Paxipam While Pregnant: What You Need to Know
Is it okay to take Paxipam while pregnant?
During pregnancy, the fetus developing in the mother’s womb is very sensitive. Because the fetus is so sensitive, it is recommended that pregnant women monitor everything they put into their bodies and abstain from using drugs as much as possible. This includes avoiding using over-the-counter medications, prescription drugs, and illegal substances while pregnant. Although, some women who depend on medications to function normally in their daily lives may need to stay on certain medications during their pregnancies.
Paxipam is a prescription medication used to treat anxiety conditions. It is classified as an anxiolytic benzodiazepine medication. Some common side effects from using Paxipam include muscle weakness, dizziness, drowsiness, slurred speech, and poor coordination. These common side effects of Paxipam should subside with time. If they do not go away or get any worse, be sure to let your doctor know. This is not a complete list of Paxipam side effects. Consult with your doctor if you have any other questions about Paxipam side effects.
If you are pregnant or are considering becoming pregnant and have questions about Paxipam safety for use during pregnancy, schedule a meeting with your doctor to discuss this topic. Most doctors do not recommend Paxipam use during pregnancy because there have been adverse risks associated with its use and the health of the fetus. Paxipam should only be used during pregnancy when necessary. When you meet with your provider, they will be able to determine whether using Paxipam while pregnant is right for your situation.
If you are approved to use Paxipam while pregnant, only take the amount prescribed to you by your doctor. Increasing your Paxipam dose or taking Paxipam more often than you should will put your baby at increased risk of negative health effects. In general, you should only use medications as your doctor prescribes. Increasing your use may put you at risk for developing a dependence or addiction to certain medications.
Currently, the Federal Drug Administration (FDA) categorizes Paxipam under the pregnancy risk category D. This category indicates Paxipam is not safe for the fetus, as an increased risk of congenital malformations in human subjects has been seen when pregnant women use Paxipam and other benzodiazepines. In addition, some newborns have exhibited signs of withdrawal symptoms if their mothers used Paxipam during pregnancy. For this reason, pregnant women should only use Paxipam if there are no other alternatives.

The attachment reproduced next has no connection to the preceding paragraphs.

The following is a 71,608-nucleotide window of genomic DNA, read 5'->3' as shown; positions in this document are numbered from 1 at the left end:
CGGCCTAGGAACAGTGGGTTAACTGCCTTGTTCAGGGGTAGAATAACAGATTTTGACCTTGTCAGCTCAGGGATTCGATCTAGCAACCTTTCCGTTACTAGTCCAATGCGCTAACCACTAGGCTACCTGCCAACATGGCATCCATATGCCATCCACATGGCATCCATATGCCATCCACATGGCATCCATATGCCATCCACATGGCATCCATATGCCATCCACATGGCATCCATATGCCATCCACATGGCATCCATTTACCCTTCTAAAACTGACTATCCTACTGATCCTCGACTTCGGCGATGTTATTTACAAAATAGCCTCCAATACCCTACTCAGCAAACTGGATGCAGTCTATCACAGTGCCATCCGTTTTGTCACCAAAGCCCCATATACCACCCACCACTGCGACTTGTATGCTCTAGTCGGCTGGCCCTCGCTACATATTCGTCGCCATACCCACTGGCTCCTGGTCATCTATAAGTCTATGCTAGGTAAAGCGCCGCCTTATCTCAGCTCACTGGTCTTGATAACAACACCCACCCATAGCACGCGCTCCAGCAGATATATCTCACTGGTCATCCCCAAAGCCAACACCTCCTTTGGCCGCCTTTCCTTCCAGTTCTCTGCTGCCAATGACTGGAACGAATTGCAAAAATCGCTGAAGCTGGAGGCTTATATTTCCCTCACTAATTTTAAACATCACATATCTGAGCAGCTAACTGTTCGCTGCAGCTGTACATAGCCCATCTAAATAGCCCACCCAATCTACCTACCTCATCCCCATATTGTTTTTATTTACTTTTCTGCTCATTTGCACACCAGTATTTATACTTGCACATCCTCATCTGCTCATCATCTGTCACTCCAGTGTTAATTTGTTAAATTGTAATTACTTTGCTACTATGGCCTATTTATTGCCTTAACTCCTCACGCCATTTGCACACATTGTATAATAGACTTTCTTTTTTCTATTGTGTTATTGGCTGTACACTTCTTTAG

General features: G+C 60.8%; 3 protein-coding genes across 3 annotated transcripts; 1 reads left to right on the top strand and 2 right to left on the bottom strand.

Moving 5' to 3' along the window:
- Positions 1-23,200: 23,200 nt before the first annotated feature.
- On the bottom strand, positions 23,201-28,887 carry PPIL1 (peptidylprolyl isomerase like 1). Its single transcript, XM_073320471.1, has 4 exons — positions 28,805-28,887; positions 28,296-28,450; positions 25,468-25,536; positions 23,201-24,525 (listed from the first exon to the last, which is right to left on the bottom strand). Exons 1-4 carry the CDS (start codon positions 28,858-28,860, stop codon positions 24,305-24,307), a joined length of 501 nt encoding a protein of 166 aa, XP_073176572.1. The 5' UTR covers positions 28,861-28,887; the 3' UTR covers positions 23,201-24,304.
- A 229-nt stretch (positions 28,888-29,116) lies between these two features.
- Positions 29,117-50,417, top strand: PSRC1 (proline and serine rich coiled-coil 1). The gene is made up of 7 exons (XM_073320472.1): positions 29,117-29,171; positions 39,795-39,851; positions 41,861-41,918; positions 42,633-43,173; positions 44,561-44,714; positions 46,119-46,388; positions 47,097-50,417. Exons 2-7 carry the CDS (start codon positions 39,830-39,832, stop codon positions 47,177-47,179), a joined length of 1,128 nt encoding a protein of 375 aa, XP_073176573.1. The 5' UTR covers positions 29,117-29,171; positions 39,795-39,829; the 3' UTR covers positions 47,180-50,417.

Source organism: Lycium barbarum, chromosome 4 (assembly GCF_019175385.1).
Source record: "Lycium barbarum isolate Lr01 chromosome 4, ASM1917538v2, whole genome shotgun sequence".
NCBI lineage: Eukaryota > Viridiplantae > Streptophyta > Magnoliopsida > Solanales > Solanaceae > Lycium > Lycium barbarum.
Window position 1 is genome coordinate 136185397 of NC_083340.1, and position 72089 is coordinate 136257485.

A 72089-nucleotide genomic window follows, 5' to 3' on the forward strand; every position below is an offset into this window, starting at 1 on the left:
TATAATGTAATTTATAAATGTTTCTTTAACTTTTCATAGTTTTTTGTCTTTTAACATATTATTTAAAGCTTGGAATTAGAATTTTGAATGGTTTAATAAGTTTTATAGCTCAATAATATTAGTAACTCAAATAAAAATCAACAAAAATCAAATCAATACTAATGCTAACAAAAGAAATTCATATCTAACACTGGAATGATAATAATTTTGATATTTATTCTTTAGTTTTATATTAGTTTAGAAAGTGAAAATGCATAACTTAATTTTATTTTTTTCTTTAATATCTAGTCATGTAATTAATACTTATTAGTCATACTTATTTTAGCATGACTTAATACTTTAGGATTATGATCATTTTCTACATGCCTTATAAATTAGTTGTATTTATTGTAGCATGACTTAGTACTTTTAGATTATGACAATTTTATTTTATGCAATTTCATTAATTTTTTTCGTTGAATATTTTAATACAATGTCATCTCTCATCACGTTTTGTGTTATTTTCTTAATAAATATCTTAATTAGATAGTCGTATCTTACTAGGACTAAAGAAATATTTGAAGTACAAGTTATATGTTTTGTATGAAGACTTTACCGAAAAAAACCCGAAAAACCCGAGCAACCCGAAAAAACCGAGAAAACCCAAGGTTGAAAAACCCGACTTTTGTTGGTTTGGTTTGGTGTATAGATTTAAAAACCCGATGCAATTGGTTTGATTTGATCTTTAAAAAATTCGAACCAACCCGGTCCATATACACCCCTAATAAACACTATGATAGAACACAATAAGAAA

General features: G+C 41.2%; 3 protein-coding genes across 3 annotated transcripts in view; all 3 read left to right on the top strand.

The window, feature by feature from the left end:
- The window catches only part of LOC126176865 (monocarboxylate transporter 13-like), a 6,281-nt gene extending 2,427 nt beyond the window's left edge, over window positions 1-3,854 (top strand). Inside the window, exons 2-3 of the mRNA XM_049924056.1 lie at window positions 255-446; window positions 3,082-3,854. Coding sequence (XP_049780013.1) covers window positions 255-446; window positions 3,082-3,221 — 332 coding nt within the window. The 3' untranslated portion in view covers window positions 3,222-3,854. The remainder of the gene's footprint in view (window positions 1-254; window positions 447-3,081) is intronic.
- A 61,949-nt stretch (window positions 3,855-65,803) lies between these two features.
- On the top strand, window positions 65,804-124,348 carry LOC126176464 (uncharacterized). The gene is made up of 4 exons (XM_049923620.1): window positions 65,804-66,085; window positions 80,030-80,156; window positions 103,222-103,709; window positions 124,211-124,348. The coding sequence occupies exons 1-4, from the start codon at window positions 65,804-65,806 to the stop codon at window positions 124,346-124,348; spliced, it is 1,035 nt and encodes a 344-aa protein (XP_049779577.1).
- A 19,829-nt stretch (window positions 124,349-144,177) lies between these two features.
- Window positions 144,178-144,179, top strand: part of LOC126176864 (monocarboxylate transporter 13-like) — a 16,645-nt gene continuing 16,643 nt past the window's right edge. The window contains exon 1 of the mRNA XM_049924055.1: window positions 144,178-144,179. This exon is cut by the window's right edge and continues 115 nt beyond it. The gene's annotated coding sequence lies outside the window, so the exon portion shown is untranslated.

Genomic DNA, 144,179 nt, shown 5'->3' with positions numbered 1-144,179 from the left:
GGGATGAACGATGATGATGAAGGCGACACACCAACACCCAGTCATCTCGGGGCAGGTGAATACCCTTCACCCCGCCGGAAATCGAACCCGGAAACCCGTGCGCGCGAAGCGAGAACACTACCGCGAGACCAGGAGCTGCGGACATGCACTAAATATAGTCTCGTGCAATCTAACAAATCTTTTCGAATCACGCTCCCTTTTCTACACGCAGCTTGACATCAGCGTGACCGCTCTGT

Generally, benzodiazepines of all types should be avoided during pregnancy. This is because this class of medications can have negative effects on the developing fetus. If benzodiazepine medications are used during the first trimester, there is an increased risk the babies will be born with cleft lip and palate. Some newborns may exhibit symptoms of benzodiazepine toxicity if their mother uses these medications during pregnancy. These symptoms may include sedation, decreased muscle tone, and breathing problems.
If you are currently using Paxipam and become pregnant, let your doctor know as soon as possible. It is also important to remember that you should never adjust your Paxipam dose or treatment schedule, even if you no longer want to use Paxipam during your pregnancy. This is important because abruptly stopping your Paxipam treatment will put you at great risk for Paxipam withdrawal symptoms. These withdrawal symptoms may include insomnia, agitation, tremors, sweating, and seizures. Along with these Paxipam withdrawal symptoms being uncomfortable, they can negatively affect yours and the fetus’ health. Because of this risk, ask your provider about tapering off your Paxipam dose. This strategy of gradually lowering the Paxipam dose over time will help you avoid withdrawal.
If you do not want to use medications during pregnancy, you should seek alternative ways to relieve your anxiety. This may include personal counseling, yoga, meditation, regular exercise, and more.
You may also want to talk to your doctor about whether or not you should use Paxipam if you intend to breastfeed. Many different substances can be passed into breast milk, which is why it is important that women continue to monitor what they put into their bodies after pregnancy. Your baby may show signs of benzodiazepine dependence if too much Paxipam is passed into the breast milk and ingested. Some doctors may recommend women stop breastfeeding if they use certain medications.
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